Game 31 wrapup: Jaso’s friendship with Ichiro tested by catch; Reddick searching but still patient

A’s catcher John Jaso thought he’d done on Saturday what Adam Rosales did on Friday, hitting a homer as the first man to bat for the A’s against the Yankees.

The ball was long enough, but it was pulled back into the Yankee stadium playing grounds by Ichiro Suzuki, the Yankee right fielder with home Jaso was a teammate in Seattle last season.

When Ichiro came up to the plate in the second inning for the first time, Jaso said he had some choice words for him.

    “I said `I thought you were my friend,’ ’’ Jaso said, laughing.

He was still smiling when he recounted Ichiro’s comeback.

“Hit it to left field,’’ the 10-time Gold Glove winner said Ichiro told him.

It was easy to joke about after the game, a 4-2 Yankee win over Oakland, but the catch by Ichiro was one of the decisive plays in a game when there really wasn’t much offense to speak of on either side.

If Jaso’s ball isn’t derailed by Ichiro, the A’s have a 1-0 lead, and coupled with Friday’s 2-0 victory might have enough momentum to get by.

For his part, Ichiro was surprised to learn from the media that the ball would have cleared the fence had he not caught it.

“I wasn’t sure that it would be a home run,’’ Ichiro said. “I just focused on the ball. I had to make that catch.’’

Actually, Ichiro said that wasn’t his toughest defensive assignment of the day. He said Eric Sogard’s sinking liner leading off the third inning was much more problematic. And while the ball wouldn’t have been a home run if Ichiro’s sliding catch on his knees hadn’t done the trick, if the ball would have gotten by the right fielder, Sogard could have opened the inning with a triple in what was at that point still a scoreless game.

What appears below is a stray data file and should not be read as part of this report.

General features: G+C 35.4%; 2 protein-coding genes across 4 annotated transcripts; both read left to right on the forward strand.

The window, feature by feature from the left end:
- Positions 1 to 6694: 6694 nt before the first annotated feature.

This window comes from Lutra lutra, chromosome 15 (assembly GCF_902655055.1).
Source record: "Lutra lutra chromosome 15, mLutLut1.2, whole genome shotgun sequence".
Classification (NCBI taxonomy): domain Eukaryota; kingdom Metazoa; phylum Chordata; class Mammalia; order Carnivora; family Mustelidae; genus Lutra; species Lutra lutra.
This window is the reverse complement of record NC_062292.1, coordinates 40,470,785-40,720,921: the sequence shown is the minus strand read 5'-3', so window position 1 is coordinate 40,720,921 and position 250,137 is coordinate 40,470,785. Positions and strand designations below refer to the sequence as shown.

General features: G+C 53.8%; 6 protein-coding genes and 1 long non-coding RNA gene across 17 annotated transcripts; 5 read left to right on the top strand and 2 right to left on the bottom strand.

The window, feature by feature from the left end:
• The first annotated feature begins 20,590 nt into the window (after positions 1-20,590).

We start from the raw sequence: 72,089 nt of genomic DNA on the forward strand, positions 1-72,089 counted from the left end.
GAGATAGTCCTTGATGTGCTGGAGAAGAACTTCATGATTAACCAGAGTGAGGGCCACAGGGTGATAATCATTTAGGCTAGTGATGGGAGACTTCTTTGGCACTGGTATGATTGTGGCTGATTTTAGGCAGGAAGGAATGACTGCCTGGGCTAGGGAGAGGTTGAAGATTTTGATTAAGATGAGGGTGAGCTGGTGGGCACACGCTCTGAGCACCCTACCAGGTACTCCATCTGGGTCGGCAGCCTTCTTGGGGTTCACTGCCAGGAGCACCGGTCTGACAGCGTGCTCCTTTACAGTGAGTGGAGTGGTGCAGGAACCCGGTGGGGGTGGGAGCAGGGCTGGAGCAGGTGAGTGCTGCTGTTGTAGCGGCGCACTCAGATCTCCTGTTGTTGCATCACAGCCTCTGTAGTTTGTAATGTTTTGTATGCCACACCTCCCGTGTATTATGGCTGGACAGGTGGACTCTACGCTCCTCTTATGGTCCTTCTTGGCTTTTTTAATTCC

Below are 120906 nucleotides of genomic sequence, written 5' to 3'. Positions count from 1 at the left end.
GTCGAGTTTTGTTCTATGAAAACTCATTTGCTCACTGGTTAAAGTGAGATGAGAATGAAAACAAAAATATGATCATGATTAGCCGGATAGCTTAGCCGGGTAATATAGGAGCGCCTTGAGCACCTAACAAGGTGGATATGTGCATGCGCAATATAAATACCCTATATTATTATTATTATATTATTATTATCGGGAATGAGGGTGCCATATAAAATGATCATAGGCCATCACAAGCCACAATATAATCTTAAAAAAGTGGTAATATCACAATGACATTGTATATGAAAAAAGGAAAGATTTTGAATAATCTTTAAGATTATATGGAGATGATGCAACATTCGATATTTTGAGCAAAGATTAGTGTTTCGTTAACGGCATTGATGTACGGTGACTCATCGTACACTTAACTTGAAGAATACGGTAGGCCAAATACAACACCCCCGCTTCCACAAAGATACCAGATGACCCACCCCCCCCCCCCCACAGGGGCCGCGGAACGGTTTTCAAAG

Jaso said he’d seen Ichiro make those kinds of catches before.

Just not against him.


–Josh Reddick is hardly out of the slump that has defined the first six weeks of his 2013 season.

At the same time, he’s not giving into it, either.

Point 1: When he drew a walk in the fifth inning, it was his fifth walk in his last 10 plate appearances. He’s not going up and mindlessly hacking at anything within three feet of the plate.

Point 2: when he hit a potential double play grounder that would have ended the game, Reddick flew down the first base line and beat the throw. Not only did he keep the A’s alive, the grounder drove in a run. He gave Adam Rosales to come to the plate as the potential tying run.

“There are some positives to look at there,’’ manager Bob Melvin said. “He hasn’t lost his fight. He’s scratching for everything he can.’’

John Hickey

A longtime baseball writer three years into in his second go-round covering to the Oakland A's beat after a dozen years covering the Seattle Mariners. Covered the A's through the late 1980s and 1990s.

  • A’s Enthusiast

    Reddick and Young (if ever healthy) still makes a heck of a right field platoon. A’s!

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